WordPress is the most used CMS in the world. Currently, around 40% of all websites run on WordPress. Unfortunately, due to its popularity, it is also very popular with hackers. That's why we recommend that you add some extra security to your WordPress website to minimise the risk of getting hacked.
Below we have compiled a list of recommendations you can implement to guarantee a more secure WordPress site:
- Always update
- Remove plugins and themes you don't use
- Monitor the status of your website
- Protect the wp-admin directory with a password
- Create a custom administrative username
- Disable PHP execution in your uploads directory
Part of WordPress updates fix security issues that hackers could exploit, so it is essential to update as soon as possible. You can easily update your WordPress version, plugins and themes from your WP Admin. If you don't have access to your WP Admin, you can also update your core installation manually.
Besides your core WordPress installation, it is also essential to regularly check if updates are available for your installed plugins and themes.
Tip: If you don't want the hassle of updating manually, read more about one.com's Managed WordPress and its integrated Update Manager.
Remove plugins and themes you don't use
Every plugin and theme you have installed can pose a security risk, so the fewer you have, the better.
We recommend removing all themes you don't use, except the default WordPress themes (Twenty Nineteen, Twenty Twenty, etc.). The same goes for plugins that you no longer need. You can remove them directly via your WP Admin or delete them from your webspace.
This also applies to any old WordPress installations you might have on your web space, maybe for testing purposes or as a backup. These are also vulnerable to hacks.
Tip: Only install plugins and themes from trusted sources. If you find a free version of a theme you normally need to pay for, there is a big risk that it comes with "free" malware.
Monitor the status of your website
Make sure you have the free one.com parent plugin installed to benefit from its helpful website-analysing features like Health Monitor.
Health Monitor runs basic checks of the website, for example, if you are using the latest WordPress version. This tool allows you to keep an eye on essential security and performance checkpoints and informs you about issues that need to be fixed. Depending on whether everything is okay, you'll get either "All Good" or a list of recommendations regarding what needs to be taken care of.
Tip: With Health Monitor Pro, included in the Managed WordPress add-on, you can fix such issues with just one mouseclick.
Protect the wp-admin directory with a password
Block hackers and protect your wp-admin folder with a password, adding an extra security layer to your WordPress administration.
You can follow our guide to protect your website with .htaccess. Make sure to protect only the wp-admin directory and not the whole site. Otherwise, your website will not be reachable. Place the files inside the wp-admin folder.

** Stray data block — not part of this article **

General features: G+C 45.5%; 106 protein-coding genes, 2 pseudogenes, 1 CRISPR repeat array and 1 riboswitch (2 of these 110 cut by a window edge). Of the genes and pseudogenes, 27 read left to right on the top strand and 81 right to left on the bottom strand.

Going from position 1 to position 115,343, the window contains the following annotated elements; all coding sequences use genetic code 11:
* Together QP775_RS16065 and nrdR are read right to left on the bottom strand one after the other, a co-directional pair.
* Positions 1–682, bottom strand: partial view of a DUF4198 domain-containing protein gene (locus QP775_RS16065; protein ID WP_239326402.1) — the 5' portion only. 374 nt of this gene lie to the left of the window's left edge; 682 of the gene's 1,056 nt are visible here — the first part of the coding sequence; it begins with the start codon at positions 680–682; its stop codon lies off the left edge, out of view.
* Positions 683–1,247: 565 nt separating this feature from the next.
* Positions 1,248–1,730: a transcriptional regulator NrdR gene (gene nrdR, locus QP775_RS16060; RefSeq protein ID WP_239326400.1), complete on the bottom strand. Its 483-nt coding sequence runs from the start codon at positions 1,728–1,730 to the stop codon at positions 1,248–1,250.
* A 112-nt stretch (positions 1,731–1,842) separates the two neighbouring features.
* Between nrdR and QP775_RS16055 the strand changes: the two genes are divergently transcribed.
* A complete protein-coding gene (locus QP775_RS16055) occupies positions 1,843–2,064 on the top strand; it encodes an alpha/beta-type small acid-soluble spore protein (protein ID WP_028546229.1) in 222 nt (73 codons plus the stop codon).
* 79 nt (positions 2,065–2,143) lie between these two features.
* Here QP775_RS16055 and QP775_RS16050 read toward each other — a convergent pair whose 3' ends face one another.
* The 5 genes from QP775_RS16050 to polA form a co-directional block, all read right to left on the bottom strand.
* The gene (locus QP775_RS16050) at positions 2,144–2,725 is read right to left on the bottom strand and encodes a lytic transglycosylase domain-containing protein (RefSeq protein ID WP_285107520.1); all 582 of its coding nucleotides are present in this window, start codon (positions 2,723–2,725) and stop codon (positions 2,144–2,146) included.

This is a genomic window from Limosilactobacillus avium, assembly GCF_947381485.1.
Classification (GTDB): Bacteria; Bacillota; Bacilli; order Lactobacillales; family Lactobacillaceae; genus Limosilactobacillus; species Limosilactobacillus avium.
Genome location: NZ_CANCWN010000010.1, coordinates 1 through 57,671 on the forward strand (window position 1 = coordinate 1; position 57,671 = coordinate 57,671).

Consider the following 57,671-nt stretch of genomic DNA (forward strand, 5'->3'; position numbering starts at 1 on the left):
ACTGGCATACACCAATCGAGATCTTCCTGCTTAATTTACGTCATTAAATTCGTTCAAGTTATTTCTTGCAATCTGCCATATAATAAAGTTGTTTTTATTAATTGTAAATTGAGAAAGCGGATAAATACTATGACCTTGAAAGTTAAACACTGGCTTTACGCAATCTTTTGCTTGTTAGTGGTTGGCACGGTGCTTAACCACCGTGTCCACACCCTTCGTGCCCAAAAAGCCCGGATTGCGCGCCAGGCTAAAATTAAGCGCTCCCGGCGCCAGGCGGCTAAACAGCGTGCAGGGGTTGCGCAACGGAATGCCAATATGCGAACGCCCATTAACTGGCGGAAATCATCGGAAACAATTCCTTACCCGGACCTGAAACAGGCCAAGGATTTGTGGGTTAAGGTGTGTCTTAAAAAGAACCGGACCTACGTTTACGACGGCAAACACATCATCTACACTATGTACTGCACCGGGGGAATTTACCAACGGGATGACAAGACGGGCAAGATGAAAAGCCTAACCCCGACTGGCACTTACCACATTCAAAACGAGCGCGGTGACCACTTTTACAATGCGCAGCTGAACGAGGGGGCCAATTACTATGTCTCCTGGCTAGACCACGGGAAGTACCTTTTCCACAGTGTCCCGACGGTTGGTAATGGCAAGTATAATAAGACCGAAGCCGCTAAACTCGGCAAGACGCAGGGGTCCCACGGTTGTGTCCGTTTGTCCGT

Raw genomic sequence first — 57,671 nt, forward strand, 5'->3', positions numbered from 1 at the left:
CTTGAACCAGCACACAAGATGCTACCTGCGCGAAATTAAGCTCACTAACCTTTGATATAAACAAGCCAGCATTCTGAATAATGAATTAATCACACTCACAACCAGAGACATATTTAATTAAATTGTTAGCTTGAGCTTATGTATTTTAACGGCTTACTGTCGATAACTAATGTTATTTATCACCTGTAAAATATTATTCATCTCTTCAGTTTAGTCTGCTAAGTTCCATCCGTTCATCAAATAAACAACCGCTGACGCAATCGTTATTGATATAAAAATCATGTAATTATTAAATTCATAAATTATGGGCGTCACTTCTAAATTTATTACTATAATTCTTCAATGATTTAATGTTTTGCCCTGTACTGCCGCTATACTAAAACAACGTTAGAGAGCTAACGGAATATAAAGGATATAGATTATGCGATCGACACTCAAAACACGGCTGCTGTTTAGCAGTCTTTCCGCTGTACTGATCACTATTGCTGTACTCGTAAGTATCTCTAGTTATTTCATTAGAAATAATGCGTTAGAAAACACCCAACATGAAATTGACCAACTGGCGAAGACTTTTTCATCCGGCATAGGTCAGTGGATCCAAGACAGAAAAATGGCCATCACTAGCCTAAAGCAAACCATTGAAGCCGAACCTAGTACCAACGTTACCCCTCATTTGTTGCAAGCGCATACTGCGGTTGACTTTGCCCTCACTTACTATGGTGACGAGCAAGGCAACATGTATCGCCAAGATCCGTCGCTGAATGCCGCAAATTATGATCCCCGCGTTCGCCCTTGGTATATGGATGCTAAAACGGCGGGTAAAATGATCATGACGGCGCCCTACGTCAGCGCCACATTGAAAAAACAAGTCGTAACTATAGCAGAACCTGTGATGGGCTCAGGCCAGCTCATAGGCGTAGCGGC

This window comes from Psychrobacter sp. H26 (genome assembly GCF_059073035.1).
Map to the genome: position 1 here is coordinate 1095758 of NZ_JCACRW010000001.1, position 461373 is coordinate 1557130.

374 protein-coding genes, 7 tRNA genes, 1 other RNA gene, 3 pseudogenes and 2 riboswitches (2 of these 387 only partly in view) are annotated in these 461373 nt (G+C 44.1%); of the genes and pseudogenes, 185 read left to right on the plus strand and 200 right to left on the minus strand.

Note: If there already is an .htaccess file in the wp-admin directory, add the generated code to the existing file. Don't replace it.
Another way of preventing hackers from exploiting your WordPress site is by redirecting your WordPress login page through your control panel with Advanced Login Protection.
Create a custom administrative username
Hackers often try to access your WP Admin with a Brute Force Attack, where robots try millions of different password and username combinations to log in. We recommend creating a unique username to make it more difficult to guess your login details.
You can change the administrative username in phpMyAdmin, in the wp_users table. Check out our guide on how to access your database.
Once you are logged in:
- Locate the table called wp_users (can also be called 0_users).
- Find the admin username and click Edit.
- Under user_login, enter a new username in the Value field.
- Click Go to save.
Disable PHP execution in your uploads directory
If you have done a manual installation of WordPress, we recommend disabling PHP execution in your uploads folder. If you have used the 1-click installer, you can skip this section. For 1-click WordPress installations, PHP execution is disabled by default.
It is common for a PHP backdoor to be located in the uploads directory. From there on, malware is spread to other locations on your site. You cannot prevent the backdoor from being uploaded, but you can block it from spreading anywhere else by disabling PHP execution.
You can disable PHP execution by adding these lines of code to your .htaccess file located inside the uploads folder (wp-content/uploads).
# Block executables <FilesMatch "\.(php|phtml|php3|php4|php5|pl|py|jsp|asp|html|htm|shtml|sh|cgi|suspected)$"> deny from all </FilesMatch>
Check out our guide on creating a .htaccess file and disable file execution for all necessary steps.
Note: If you already have an existing .htaccess file in your uploads directory, you don't need to create a new file. Instead, you can add the code to the existing file.